The Passion of the Persecuted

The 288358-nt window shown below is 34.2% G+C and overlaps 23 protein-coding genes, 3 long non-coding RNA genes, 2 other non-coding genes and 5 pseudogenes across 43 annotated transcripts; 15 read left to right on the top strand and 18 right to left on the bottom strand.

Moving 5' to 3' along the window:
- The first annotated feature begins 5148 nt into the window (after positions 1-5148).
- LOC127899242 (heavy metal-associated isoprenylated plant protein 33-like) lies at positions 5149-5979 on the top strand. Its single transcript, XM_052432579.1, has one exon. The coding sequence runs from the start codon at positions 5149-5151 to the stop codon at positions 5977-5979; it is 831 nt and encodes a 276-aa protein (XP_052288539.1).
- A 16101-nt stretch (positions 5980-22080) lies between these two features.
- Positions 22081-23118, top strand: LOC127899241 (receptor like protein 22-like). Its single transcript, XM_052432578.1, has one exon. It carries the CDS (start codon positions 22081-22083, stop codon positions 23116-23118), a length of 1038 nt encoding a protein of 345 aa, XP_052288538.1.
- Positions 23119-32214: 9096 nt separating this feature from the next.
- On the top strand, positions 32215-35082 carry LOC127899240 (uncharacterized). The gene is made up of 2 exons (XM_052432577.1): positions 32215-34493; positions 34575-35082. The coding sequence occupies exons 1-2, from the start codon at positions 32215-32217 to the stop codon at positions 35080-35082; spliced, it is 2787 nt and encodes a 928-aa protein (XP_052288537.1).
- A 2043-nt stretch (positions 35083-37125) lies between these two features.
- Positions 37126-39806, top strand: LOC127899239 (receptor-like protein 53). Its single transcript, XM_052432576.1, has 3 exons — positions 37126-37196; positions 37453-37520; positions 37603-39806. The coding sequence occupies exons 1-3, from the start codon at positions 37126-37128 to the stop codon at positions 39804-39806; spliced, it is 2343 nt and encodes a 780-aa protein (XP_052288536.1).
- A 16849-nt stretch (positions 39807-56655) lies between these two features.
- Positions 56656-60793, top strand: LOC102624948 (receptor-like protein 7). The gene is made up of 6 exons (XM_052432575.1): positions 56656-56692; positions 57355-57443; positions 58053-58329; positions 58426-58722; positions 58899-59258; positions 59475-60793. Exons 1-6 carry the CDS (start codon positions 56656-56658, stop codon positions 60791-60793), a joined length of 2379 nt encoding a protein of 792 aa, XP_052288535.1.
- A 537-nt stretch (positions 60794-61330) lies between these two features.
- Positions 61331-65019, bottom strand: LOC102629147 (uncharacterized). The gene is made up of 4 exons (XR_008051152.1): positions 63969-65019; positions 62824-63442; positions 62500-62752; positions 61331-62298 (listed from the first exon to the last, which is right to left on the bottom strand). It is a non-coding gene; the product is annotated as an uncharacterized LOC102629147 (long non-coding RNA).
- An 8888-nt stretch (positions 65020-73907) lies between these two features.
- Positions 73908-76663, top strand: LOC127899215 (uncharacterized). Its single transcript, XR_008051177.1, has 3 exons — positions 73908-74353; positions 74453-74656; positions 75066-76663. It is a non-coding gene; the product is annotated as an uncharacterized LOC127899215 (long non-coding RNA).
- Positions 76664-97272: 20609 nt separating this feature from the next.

cross-fire-redOn November 18, 1951, the United States Secretary of State, Dean Acheson, provided a collection of affidavits accusing the Communist Romanian government. He wrote that the peoples freedom of expression and the freedom of press have been “have been willfully, callously and systematically violated by the Romanian government.” That very same year, under the watchful eye of the Romanian government, Pastor Iscu, a Christian preaching in communist Romania was arrested. Pastor Iscu soon found out that the communist party does not take kindly to those who preach about Jesus. A communist officer approached pastor Iscu, deadening Pastor Iscu’s senses with blows to the body. The beatings continued until the Christian could not walk. He was placed in a jail cell to die. In his cell, Pastor Iscu, surrounded by other Christians, rarely spoke. When he did, pain shot through his body. One night as Pastor Iscu lay in bed, he saw, across his crowded jail cell another tortured man. Accept this man was the communist officer who had beaten him viciously and left him for dead. No one knew why this officer was now laying in the cell with them, but one thing was for sure, both he and the pastor had experienced the brutality of those who seek to stop Christianity. Then on Christmas eve, as the prisoners lay sleeping, the communist officer awoke. Though he was close to death, he could not find rest. His arm reached out grabbing a prisoner. Knowing that most of the prisoners were Christians, the officer begged “I have committed horrible crimes, I can find no rest, help me please! When Pastor Iscu heard the officers words, he motioned for men to carry him there. As he was placed beside the man who tortured him, Pastor Iscu reached out and placed his hand on the violent mans head. He said “You were young and you did not know what you were doing. I forgive you, as do all of the other Christians you have mistreated. And if we sinners, who have been saved by Jesus can love like this, how much more can he himself erase all the evil you have done to cleanse you fully, only repent.” That very night, a murdered confessed to the man he murdered and the murderer, who would die, forgave his punisher. The officer and pastor embraced each other as the officer repented of his sins. That night both men died in their jail cell, and that night both men went to heaven.